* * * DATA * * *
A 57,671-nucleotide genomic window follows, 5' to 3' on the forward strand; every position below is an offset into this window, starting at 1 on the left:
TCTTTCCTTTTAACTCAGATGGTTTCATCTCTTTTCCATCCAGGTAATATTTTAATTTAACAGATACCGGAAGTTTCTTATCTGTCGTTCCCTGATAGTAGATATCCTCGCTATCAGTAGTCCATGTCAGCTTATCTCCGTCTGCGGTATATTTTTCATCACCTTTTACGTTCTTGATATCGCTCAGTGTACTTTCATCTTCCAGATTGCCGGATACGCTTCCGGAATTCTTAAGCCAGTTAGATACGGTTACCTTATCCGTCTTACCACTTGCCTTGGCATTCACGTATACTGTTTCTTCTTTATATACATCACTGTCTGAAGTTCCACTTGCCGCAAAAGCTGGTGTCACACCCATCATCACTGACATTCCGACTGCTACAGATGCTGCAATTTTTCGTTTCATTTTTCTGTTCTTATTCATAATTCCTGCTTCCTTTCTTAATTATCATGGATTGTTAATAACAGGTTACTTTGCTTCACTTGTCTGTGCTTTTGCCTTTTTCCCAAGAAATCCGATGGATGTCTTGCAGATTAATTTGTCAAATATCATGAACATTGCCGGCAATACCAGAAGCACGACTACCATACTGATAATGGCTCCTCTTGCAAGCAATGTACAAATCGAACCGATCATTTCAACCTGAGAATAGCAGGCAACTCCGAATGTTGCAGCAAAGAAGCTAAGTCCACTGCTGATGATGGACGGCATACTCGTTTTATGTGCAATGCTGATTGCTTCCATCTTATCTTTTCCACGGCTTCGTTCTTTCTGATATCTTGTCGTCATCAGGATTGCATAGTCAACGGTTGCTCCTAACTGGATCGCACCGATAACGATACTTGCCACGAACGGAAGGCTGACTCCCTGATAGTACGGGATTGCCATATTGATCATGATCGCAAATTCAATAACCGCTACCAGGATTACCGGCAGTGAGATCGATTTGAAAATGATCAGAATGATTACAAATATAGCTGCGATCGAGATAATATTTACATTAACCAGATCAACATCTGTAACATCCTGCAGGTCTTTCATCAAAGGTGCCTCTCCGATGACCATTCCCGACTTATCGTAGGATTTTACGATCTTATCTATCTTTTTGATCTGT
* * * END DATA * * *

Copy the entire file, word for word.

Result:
A 57,671-nucleotide genomic window follows, 5' to 3' on the forward strand; every position below is an offset into this window, starting at 1 on the left:
TCTTTCCTTTTAACTCAGATGGTTTCATCTCTTTTCCATCCAGGTAATATTTTAATTTAACAGATACCGGAAGTTTCTTATCTGTCGTTCCCTGATAGTAGATATCCTCGCTATCAGTAGTCCATGTCAGCTTATCTCCGTCTGCGGTATATTTTTCATCACCTTTTACGTTCTTGATATCGCTCAGTGTACTTTCATCTTCCAGATTGCCGGATACGCTTCCGGAATTCTTAAGCCAGTTAGATACGGTTACCTTATCCGTCTTACCACTTGCCTTGGCATTCACGTATACTGTTTCTTCTTTATATACATCACTGTCTGAAGTTCCACTTGCCGCAAAAGCTGGTGTCACACCCATCATCACTGACATTCCGACTGCTACAGATGCTGCAATTTTTCGTTTCATTTTTCTGTTCTTATTCATAATTCCTGCTTCCTTTCTTAATTATCATGGATTGTTAATAACAGGTTACTTTGCTTCACTTGTCTGTGCTTTTGCCTTTTTCCCAAGAAATCCGATGGATGTCTTGCAGATTAATTTGTCAAATATCATGAACATTGCCGGCAATACCAGAAGCACGACTACCATACTGATAATGGCTCCTCTTGCAAGCAATGTACAAATCGAACCGATCATTTCAACCTGAGAATAGCAGGCAACTCCGAATGTTGCAGCAAAGAAGCTAAGTCCACTGCTGATGATGGACGGCATACTCGTTTTATGTGCAATGCTGATTGCTTCCATCTTATCTTTTCCACGGCTTCGTTCTTTCTGATATCTTGTCGTCATCAGGATTGCATAGTCAACGGTTGCTCCTAACTGGATCGCACCGATAACGATACTTGCCACGAACGGAAGGCTGACTCCCTGATAGTACGGGATTGCCATATTGATCATGATCGCAAATTCAATAACCGCTACCAGGATTACCGGCAGTGAGATCGATTTGAAAATGATCAGAATGATTACAAATATAGCTGCGATCGAGATAATATTTACATTAACCAGATCAACATCTGTAACATCCTGCAGGTCTTTCATCAAAGGTGCCTCTCCGATGACCATTCCCGACTTATCGTAGGATTTTACGATCTTATCTATCTTTTTGATCTGT